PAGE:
Out of the box I set it to the Movie preset, with Warm2 for color and a gamma of -2. That brings the Samsung UN32F5000 almost perfectly in line with the HDTV picture standards. You can set the Gamma to 0 if you have a brighter room. If you set the basic picture controls (Brightness, Contrast, Sharpness, Color and Tint) using a test disc with these settings you’re going to like what you see.
Superb Picture Quality
Watching the snowboarders from Art of Flight there was no tract of color tint to the snow. There was no clipping of the bright whites when the sun hits the mountain and shadow details are there as well. Switching over to The Dark Knight, the shadow details are all present. I experimented with the Dynamic Contrast setting here but enabling it causes a black suit to turn into a black blob. Keep it disabled and you can make out the lapels and textures of dark suits that vanish with it turned on.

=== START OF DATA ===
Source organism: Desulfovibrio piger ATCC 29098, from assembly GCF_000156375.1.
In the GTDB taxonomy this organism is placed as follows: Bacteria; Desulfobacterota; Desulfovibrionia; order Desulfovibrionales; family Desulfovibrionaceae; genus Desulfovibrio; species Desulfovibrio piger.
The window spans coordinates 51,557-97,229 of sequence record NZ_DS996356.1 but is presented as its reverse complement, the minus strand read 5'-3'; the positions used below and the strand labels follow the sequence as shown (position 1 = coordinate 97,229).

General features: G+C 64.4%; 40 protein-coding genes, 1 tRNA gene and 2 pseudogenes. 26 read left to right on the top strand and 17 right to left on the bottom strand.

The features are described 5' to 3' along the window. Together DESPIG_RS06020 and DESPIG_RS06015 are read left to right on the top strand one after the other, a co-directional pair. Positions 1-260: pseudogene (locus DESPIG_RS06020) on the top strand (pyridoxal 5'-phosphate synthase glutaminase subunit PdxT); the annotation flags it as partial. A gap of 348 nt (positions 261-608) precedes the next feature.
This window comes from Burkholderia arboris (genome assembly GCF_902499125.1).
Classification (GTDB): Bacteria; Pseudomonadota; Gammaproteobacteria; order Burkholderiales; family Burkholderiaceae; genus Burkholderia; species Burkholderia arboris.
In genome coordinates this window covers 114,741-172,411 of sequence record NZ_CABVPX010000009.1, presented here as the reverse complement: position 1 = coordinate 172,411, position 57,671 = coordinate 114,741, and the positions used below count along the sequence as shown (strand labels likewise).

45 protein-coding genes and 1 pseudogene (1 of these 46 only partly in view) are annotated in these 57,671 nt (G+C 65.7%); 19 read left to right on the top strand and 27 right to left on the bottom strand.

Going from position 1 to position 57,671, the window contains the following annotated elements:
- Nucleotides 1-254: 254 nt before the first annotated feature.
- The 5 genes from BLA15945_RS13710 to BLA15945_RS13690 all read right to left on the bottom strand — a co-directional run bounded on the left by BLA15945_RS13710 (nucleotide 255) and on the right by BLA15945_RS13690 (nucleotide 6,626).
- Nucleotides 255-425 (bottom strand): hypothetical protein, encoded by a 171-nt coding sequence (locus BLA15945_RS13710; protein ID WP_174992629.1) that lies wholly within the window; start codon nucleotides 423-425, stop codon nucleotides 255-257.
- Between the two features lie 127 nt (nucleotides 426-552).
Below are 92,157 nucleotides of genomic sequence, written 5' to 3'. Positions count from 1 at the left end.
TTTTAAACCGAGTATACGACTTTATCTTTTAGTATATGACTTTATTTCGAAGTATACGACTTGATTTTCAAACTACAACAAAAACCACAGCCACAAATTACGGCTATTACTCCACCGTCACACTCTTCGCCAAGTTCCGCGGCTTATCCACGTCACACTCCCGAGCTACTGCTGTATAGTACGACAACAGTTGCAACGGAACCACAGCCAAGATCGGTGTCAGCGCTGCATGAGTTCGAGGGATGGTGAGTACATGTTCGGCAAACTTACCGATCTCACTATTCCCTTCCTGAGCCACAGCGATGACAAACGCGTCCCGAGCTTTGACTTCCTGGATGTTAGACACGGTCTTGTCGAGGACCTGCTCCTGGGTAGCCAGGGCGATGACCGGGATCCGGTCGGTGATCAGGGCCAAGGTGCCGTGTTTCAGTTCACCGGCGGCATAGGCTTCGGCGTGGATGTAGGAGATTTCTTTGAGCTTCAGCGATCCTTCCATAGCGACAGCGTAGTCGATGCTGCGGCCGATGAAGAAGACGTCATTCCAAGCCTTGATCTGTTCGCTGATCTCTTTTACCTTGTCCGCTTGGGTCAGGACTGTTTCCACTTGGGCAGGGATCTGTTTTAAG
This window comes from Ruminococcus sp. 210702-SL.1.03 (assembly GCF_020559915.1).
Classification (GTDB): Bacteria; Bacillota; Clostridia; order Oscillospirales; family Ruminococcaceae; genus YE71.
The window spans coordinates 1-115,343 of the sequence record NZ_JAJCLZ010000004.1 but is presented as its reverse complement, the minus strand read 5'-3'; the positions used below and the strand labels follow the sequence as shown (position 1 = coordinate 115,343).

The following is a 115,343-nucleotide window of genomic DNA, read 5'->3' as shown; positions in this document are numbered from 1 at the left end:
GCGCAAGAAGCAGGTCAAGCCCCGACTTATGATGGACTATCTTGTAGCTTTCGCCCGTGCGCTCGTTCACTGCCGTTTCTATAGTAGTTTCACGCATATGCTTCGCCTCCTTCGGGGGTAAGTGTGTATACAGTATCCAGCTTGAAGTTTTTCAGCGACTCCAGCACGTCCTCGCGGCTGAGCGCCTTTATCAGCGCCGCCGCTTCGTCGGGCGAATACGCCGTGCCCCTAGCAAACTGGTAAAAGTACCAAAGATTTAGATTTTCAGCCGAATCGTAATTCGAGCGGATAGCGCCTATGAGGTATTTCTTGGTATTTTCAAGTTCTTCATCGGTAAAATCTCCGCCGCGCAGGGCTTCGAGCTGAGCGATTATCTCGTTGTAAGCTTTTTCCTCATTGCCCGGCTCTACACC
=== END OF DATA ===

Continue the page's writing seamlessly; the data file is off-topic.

Since this is a 60 Hz panel a bit of the 3:2 cadence inherent in film content is there. Watching Pixar’s Up the bright colorful balloons really pop off the screen. There is a slight bit of corner shading that you can notice against a bright background. Looking at this image below from a Blu-ray disc and you can see that the corners are a bit darker. You don’t notice as much in use since you don’t often stare at the corners but it is there.
The scene of monks sorting sand in Samsara looks very good. This 70mm transfer oozes with detail and in this scene the Samsung UN23F5000 shows it all off. Skin tones are natural without a hint of redness to them and green forests are lush without being fluorescent. Moving over to watching the NFL, TV broadcasts look great but show off all the extra compression in the signal. Watching sports I find the LED Clear Motion feature quite useful.